From Sinner to Saint

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Feast of St. Matthew, Apostle, and Evangelist

Matthew 9:9-13 

As Jesus passed on from there, he saw a man named Matthew sitting at the customs post. He said to him, “Follow me.” And he got up and followed him. While he was at table in his house, many tax collectors and sinners came and sat with Jesus and his disciples. The Pharisees saw this and said to his disciples, “Why does your teacher eat with tax collectors and sinners?” He heard this and said, “Those who are well do not need a physician, but the sick do. Go and learn the meaning of the words, ‘I desire mercy, not sacrifice.’ I did not come to call the righteous but sinners.”

 

Opening Prayer: Lord Jesus, I look to you with trust. I know that you can do all things. I believe in you, hope in you, and love you. Increase my trust, especially in the unceasing dispensation of your merciful love. 

Encountering Christ:

 

  1. He Got Up: Why did Jesus call Matthew to be one of his closest disciples? Matthew, the tax collector, was despised by his peers, indentured to the Romans, and probably very lonely—a man lacking charisma, personal charm, or influence among the Jews. What could he have possibly contributed to Our Lord’s ministry? The Scriptures hint at one quality Our Lord values very much in an apostle. When he was called, Matthew promptly got up and followed Jesus. He was docile and open-hearted—important prerequisites for conversion of heart. “On each occasion I say: ‘Lord, thy will be done! It’s not what this or that one wants, but what you want me to do.’ This is my fortress, this is my firm rock, this is my sure support” (St. John Chrysostom).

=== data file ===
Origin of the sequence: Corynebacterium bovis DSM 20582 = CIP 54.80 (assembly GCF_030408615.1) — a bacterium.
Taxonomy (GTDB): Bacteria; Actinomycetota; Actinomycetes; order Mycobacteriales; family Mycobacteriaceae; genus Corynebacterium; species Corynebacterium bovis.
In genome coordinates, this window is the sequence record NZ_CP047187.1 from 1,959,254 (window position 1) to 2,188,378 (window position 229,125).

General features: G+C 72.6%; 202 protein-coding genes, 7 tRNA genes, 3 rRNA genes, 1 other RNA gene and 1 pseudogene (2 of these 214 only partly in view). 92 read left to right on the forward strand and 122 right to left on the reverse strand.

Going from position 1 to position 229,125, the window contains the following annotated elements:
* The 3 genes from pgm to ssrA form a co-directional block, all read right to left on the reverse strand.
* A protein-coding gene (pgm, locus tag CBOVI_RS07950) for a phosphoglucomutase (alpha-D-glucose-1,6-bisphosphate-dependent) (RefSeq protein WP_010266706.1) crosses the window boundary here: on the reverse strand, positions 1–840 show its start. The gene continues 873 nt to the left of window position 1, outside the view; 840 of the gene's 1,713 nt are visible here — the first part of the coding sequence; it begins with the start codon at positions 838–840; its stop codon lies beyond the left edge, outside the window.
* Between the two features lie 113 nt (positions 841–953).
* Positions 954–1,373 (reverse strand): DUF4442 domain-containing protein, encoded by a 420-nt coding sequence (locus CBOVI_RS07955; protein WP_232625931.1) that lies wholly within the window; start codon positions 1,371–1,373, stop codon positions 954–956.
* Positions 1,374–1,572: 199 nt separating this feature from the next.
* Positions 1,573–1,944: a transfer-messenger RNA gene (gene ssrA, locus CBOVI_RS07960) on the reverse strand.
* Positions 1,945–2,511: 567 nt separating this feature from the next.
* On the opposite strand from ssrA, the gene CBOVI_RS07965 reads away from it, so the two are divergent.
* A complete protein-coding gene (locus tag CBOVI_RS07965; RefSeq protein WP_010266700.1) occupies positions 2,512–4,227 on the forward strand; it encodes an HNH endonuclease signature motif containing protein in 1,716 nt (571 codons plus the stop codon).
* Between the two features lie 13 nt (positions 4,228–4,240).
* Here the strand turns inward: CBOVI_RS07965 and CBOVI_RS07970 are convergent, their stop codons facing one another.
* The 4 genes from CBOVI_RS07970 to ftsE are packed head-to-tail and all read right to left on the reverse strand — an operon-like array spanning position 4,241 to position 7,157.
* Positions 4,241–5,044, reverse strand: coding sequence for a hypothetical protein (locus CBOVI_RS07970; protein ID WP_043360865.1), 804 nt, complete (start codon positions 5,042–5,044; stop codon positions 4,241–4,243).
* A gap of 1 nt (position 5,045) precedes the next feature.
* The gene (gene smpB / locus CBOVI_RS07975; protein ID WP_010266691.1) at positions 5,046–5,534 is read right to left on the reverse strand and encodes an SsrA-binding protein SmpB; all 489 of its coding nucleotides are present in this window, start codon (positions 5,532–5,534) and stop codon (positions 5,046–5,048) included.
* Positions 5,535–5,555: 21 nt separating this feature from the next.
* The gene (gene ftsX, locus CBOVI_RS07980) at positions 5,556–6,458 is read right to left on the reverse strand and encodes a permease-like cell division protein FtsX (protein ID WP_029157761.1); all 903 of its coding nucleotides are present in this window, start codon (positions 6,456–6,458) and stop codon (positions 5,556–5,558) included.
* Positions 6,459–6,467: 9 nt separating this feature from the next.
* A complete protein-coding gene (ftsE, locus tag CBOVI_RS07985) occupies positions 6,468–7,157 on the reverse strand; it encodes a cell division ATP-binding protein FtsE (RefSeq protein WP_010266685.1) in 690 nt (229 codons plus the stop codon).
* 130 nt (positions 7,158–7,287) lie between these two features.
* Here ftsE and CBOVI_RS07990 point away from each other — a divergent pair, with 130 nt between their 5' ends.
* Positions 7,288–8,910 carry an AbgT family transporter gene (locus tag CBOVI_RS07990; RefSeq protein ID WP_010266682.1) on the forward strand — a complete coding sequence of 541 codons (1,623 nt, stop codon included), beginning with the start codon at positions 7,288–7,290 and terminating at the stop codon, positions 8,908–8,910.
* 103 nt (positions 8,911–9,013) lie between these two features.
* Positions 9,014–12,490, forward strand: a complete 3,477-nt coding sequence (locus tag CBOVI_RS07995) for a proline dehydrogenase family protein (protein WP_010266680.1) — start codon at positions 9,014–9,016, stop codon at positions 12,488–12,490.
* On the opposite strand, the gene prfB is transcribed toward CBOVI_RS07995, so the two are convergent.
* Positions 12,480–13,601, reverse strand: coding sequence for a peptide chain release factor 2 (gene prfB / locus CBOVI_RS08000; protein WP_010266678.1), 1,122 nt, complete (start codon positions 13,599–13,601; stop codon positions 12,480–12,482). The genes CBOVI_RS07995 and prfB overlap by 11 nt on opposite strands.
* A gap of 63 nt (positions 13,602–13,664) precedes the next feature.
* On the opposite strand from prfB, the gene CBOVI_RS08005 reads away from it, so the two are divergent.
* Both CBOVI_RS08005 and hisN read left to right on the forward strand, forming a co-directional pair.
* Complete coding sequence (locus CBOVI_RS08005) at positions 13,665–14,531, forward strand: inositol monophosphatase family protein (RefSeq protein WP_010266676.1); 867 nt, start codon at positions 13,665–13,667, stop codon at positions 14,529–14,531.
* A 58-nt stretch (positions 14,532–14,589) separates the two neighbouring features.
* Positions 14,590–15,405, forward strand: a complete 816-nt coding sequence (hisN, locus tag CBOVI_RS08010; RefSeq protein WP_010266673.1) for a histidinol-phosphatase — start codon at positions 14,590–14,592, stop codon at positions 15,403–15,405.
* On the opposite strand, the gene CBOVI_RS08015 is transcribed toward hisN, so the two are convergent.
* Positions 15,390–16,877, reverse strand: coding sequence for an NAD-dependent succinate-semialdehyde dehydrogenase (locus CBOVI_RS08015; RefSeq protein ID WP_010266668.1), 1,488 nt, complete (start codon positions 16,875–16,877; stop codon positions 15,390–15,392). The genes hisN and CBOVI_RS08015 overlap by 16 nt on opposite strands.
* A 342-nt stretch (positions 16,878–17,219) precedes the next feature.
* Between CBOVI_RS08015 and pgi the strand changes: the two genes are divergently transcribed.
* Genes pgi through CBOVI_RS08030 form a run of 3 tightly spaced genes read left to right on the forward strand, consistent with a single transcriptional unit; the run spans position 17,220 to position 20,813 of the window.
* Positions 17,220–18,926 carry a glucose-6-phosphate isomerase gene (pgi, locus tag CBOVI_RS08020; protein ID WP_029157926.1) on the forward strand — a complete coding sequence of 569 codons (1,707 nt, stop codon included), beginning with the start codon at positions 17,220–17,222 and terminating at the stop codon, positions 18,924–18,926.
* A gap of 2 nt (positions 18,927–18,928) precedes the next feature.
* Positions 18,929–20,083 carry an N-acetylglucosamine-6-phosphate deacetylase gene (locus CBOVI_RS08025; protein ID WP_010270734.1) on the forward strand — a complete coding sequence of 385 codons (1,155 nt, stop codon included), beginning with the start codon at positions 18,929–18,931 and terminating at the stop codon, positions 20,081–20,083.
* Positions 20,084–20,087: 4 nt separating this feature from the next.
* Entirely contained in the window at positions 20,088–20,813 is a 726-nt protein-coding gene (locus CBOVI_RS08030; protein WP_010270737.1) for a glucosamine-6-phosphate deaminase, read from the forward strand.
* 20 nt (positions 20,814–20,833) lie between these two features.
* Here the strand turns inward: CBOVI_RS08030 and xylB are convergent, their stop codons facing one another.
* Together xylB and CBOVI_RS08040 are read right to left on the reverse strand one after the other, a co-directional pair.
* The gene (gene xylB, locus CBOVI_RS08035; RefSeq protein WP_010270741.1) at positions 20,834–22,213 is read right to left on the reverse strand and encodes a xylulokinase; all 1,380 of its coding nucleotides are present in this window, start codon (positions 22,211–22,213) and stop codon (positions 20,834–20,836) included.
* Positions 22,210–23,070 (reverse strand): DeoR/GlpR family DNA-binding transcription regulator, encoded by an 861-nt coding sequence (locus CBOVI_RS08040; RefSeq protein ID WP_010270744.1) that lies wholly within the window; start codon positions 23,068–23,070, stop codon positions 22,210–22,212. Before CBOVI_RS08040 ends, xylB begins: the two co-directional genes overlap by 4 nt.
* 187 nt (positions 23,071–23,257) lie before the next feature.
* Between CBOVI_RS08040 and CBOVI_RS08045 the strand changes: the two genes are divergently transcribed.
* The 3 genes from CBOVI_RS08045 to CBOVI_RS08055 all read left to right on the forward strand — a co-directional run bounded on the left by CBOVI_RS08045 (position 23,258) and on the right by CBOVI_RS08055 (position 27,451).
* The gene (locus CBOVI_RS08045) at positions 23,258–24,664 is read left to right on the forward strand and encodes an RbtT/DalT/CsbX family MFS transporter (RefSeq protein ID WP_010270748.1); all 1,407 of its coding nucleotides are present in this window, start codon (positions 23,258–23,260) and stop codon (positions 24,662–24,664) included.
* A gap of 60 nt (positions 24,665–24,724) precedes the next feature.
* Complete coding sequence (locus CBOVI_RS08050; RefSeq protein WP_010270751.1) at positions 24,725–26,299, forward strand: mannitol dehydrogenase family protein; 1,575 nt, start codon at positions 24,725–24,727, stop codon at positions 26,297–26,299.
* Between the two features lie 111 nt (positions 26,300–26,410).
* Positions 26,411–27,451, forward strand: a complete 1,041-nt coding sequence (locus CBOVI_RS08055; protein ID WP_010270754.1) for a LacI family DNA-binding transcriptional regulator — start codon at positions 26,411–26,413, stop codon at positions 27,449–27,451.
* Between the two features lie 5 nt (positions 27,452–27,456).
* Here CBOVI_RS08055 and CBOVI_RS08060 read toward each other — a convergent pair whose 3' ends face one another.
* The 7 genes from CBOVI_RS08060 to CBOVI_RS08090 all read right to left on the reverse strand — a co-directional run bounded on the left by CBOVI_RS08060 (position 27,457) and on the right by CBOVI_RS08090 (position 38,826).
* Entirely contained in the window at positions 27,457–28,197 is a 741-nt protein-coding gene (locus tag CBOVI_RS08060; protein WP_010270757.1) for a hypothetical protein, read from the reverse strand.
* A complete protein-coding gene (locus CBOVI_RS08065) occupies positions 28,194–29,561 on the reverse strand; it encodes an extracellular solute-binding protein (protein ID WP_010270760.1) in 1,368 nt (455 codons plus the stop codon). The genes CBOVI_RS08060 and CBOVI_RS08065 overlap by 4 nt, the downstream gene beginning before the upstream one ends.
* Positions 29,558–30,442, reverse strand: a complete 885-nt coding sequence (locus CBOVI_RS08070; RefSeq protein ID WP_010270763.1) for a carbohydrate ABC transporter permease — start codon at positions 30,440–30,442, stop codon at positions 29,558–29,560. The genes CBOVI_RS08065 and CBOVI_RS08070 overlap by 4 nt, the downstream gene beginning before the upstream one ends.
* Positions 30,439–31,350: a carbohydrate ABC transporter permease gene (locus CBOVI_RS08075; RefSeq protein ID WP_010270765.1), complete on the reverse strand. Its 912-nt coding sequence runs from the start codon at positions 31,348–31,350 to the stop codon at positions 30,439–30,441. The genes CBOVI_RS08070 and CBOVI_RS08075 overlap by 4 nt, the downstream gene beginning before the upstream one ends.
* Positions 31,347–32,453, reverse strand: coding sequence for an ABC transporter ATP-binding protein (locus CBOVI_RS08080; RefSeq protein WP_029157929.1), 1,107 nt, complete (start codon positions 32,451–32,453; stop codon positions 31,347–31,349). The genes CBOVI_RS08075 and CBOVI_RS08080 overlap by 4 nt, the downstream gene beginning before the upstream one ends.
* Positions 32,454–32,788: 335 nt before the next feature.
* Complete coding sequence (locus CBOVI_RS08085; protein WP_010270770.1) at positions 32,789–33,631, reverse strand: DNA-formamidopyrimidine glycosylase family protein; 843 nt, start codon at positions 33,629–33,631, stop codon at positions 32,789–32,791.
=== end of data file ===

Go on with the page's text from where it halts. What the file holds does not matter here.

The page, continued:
2. The Balm of Mercy: Jesus said to St. Faustina, “The flames of mercy are burning me, I want to pour them out upon the human souls.” St. Matthew, the tax collector who had become a traitor to his people for the sake of personal gain, needed this mercy. Not only was Matthew despised by the Jews, but scripture tells us he associated with other tax collectors and ne’er do wells. How easy it would be to walk right past someone like Matthew. But Jesus shows us that conversions can happen in the most unlikely souls. When he encountered Jesus, Matthew was changed forever. He repented and became one of the church’s greatest saints and evangelizers. That’s the power of the Lord’s mercy! May we be so full of Christ that others encounter him when they meet us. In that way, we will be extensions of God’s mercy.
  3. The Poison of Self-Appointed Righteousness: The Pharisees fell into the trap of thinking that they were better than others because they fulfilled the law and the commandments. Their arrogance blinded them to the truth that all people are beloved sons and daughters of God. Instead, the Pharisees looked down upon those they were called to lead. How many sinners might have sought mercy, but were too quickly judged and disregarded because of some immoral or inappropriate behavior? Does that happen in our day? How willing are we to reach out to the neediest in society with material help, catechesis, and loving kindness?

 

Conversing with Christ: Lord, I am inspired when I see how you loved Matthew unconditionally, how you showered your mercy on him, and how you enabled him to become a saint. Teach me to be docile to the Holy Spirit, trusting in your mercy. Help me to avoid the temptation to self-righteousness. Show me where you want me to spread the good news.  

 

Resolution: Lord, today by your grace I will reach out to someone who is not part of my ordinary circle of like-minded friends with an act of kindness, a word of encouragement, or a simple smile. 

 

For Further Reflection: Alice von Hildebrand provides deeper insight into the concept of natural versus supernatural love: https://www.catholicculture.org/culture/library/view.cfm?recnum=6565

 

Written by Renee Pomarico.

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